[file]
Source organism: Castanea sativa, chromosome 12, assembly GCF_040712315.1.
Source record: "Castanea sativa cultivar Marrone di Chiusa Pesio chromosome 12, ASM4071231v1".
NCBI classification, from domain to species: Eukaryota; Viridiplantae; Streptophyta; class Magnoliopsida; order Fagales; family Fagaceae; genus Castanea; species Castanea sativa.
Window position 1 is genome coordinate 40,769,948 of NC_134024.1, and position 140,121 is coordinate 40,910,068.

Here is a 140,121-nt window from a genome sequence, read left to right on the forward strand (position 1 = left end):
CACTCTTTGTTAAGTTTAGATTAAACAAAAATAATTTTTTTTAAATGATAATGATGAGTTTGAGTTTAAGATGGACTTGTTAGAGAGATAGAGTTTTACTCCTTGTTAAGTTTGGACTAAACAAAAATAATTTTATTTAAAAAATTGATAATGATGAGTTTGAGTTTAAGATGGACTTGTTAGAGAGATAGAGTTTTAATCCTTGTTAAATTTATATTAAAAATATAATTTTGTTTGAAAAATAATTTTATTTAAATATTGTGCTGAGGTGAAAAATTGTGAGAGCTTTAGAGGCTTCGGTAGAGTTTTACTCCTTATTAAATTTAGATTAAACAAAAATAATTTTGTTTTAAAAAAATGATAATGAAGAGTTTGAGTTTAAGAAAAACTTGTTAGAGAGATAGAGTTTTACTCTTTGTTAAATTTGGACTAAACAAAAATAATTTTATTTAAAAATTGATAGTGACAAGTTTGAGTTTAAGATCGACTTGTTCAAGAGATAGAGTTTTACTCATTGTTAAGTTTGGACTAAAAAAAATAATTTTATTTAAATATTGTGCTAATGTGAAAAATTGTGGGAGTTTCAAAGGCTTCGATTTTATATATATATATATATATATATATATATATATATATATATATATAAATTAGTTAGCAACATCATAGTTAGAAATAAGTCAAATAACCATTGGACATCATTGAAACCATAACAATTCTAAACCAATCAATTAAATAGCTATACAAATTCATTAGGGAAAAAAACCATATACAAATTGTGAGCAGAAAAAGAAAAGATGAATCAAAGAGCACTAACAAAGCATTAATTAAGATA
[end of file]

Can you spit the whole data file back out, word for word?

Source organism: Castanea sativa, chromosome 12, assembly GCF_040712315.1.
Source record: "Castanea sativa cultivar Marrone di Chiusa Pesio chromosome 12, ASM4071231v1".
NCBI classification, from domain to species: Eukaryota; Viridiplantae; Streptophyta; class Magnoliopsida; order Fagales; family Fagaceae; genus Castanea; species Castanea sativa.
Window position 1 is genome coordinate 40,769,948 of NC_134024.1, and position 140,121 is coordinate 40,910,068.

Here is a 140,121-nt window from a genome sequence, read left to right on the forward strand (position 1 = left end):
CACTCTTTGTTAAGTTTAGATTAAACAAAAATAATTTTTTTTAAATGATAATGATGAGTTTGAGTTTAAGATGGACTTGTTAGAGAGATAGAGTTTTACTCCTTGTTAAGTTTGGACTAAACAAAAATAATTTTATTTAAAAAATTGATAATGATGAGTTTGAGTTTAAGATGGACTTGTTAGAGAGATAGAGTTTTAATCCTTGTTAAATTTATATTAAAAATATAATTTTGTTTGAAAAATAATTTTATTTAAATATTGTGCTGAGGTGAAAAATTGTGAGAGCTTTAGAGGCTTCGGTAGAGTTTTACTCCTTATTAAATTTAGATTAAACAAAAATAATTTTGTTTTAAAAAAATGATAATGAAGAGTTTGAGTTTAAGAAAAACTTGTTAGAGAGATAGAGTTTTACTCTTTGTTAAATTTGGACTAAACAAAAATAATTTTATTTAAAAATTGATAGTGACAAGTTTGAGTTTAAGATCGACTTGTTCAAGAGATAGAGTTTTACTCATTGTTAAGTTTGGACTAAAAAAAATAATTTTATTTAAATATTGTGCTAATGTGAAAAATTGTGGGAGTTTCAAAGGCTTCGATTTTATATATATATATATATATATATATATATATATATATATATATATAAATTAGTTAGCAACATCATAGTTAGAAATAAGTCAAATAACCATTGGACATCATTGAAACCATAACAATTCTAAACCAATCAATTAAATAGCTATACAAATTCATTAGGGAAAAAAACCATATACAAATTGTGAGCAGAAAAAGAAAAGATGAATCAAAGAGCACTAACAAAGCATTAATTAAGATA